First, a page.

When she and her husband separated, the former art major figured that she could either return to retail work, or try turning her part-time design hobby into a full-fledged business. Now that she’s invested in a nicer sewing machine and bins of fabrics, buttons and ribbons, Stephan is faced by one of life’s unforeseen emergencies (remember my fill-in the blank from above?), this one coming from the unlikely form of the government. In reaction to last year’s discovery of lead in children’s playthings, the Consumer Product Safety Improvement Act (CPSIA) will take effect on February 10. (Go here to learn more about CPSIA and to sign a petition against it.) It requires all manufacturers of children’s products, no mater if you’re Mattel or Alix Stephan with a sewing machine in her spare bedroom, to test for lead.
“The tests are $600 per item,” explains Stephan. “One of my dresses can have seven different kinds of fabric, two different kinds of buttons, and several ribbons. That’s a lot of tests.” When I ask her what else she could do for income, she lets out a sigh and then a laugh, one of those hysterical laughs we all get when we’re staring down a life in a single-wide with two kids and box after box of store brand mac-n-cheese.
Chances are that the law will be amended and Stephan will adapt in a clever, sassy way; she’s already trying to figure out how to produce more adult clothing. It reminds me of a story I was told about the feminist postcard artist Stella Marrs. When she had kids, she was too tired to do new work but too in need of income to start a different line of work. So she recycled her old work in fresh ways and managed to get by on that until her kids were old enough to spread her wings again. In other words, she coasted.
In an on-line interview Marrs explains that if anyone put as much perseverance into selling bubble gum, as she’d put into her art, she was certain they could sell a lot of bubble gum. Her own determination came from having lived through Basic Training. “I was [in Basic Training] for the same reason that 99% of the women in my platoon were—they had nowhere to go, no other economic or personal options for survival. Basic training is a brutally destructive force to human will and cultivating any sense of personal responsibility to an individual vision. Which is the whole point of basic, to erase your sense of self to make you part of the killing machine. … Witnessing the efficiency and scale of this organization set up a reaction in me where I realized that ANY ACT OF CONSTRUCTION was in its self of HUGE VALUE. This was a very forgiving view for me to have about myself and art making. It freed me from the destructive self-judgment that happens when you start something and it isn’t ‘great’ yet.”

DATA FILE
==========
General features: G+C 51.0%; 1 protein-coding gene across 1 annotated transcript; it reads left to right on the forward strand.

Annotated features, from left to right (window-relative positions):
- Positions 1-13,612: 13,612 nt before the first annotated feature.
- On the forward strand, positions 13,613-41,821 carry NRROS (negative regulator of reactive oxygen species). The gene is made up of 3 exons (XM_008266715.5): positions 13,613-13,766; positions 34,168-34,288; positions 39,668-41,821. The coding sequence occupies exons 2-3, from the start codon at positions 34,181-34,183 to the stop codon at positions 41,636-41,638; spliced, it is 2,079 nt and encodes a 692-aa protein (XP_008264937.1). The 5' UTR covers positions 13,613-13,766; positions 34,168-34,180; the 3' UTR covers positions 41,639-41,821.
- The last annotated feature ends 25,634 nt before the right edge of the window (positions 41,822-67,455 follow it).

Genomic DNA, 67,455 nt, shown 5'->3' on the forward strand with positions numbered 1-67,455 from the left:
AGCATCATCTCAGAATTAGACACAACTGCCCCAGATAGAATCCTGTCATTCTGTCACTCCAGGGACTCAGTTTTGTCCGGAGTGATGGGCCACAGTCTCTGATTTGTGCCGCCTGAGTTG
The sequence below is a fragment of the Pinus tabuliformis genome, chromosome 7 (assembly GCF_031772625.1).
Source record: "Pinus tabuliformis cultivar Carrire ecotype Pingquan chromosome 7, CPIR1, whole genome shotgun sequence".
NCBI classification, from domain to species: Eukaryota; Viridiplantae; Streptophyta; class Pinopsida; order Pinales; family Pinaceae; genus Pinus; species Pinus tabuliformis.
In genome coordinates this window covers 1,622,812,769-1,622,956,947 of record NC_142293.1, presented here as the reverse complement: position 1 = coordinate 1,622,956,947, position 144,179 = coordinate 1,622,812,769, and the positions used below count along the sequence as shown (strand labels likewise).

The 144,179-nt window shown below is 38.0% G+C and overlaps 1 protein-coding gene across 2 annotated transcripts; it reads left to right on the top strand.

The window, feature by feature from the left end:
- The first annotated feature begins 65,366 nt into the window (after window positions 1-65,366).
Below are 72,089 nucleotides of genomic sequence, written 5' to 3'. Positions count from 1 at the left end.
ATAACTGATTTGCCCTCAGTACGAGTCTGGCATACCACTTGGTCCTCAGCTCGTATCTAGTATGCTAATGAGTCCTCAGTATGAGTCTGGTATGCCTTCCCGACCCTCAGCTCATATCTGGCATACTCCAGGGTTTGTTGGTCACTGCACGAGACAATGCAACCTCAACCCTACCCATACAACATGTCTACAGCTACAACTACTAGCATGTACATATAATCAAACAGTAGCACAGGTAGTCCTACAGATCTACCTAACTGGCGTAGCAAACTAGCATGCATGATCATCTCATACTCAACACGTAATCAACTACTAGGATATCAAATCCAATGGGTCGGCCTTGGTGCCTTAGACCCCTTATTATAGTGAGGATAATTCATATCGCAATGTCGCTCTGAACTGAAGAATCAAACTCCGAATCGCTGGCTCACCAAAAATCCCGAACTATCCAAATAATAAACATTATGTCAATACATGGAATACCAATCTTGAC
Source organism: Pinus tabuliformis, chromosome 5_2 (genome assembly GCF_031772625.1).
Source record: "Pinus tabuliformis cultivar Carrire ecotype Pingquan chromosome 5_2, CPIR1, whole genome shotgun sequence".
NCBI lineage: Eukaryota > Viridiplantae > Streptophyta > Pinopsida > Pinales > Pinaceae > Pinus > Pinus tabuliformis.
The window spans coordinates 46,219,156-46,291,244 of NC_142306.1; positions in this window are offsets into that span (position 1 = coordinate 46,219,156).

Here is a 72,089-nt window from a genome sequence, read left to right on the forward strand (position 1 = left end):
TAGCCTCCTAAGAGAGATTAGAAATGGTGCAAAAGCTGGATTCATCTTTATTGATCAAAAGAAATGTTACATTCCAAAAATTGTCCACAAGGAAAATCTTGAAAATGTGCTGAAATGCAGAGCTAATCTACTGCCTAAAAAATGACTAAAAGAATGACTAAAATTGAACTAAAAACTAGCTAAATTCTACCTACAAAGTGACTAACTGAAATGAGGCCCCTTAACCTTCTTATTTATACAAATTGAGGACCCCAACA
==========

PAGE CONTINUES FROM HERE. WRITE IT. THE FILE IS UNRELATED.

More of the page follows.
I love that: Any act of construction was in its self of huge value. I love it so much that I’m going to tape it above my desk and read it every time I get the poor pitifuls. I needed it last week, for sure.
On Monday, I had a story accepted by a big time magazine. I was thrilled, not the least because of big time big payment that was promised. But it was a short-lived thrill. On Friday, the editor emailed to say that the magazine was folding. I felt awful for myself and what seemed like such crummy luck. But I felt worse for the editors and the designers at the magazine; they’d lost a job. They’d lost safety.
While we may get paid for our art—we may even be able to parlay our talents into full-time work—the art making part of our brain cannot be fired. It doesn’t understand hours, nor does it expect benefits. It works for the sheer thrill of seeing two colors placed side by side or the sound of a high note in harmony with another voice.
As one friend whom I queried for this article wrote, “I was dropping off work for an open entry show this weekend and a few of the women were saying ‘It’s hard being artist, isn’t it?’ (Projecting about the rejection we make ourselves face time and time again, I suppose.) I couldn’t disagree more. Being a coal miner, a migrant, or a prostitute is hard. Being able to create art is a great privilege and I consider myself lucky.”
I’d be remiss if I didn’t mention this recent Judith Warner column that addresses the work/home/moolah conundrum.
And this article from Design Observer, offers advice on how to keep creating – and even get paid – through a recession.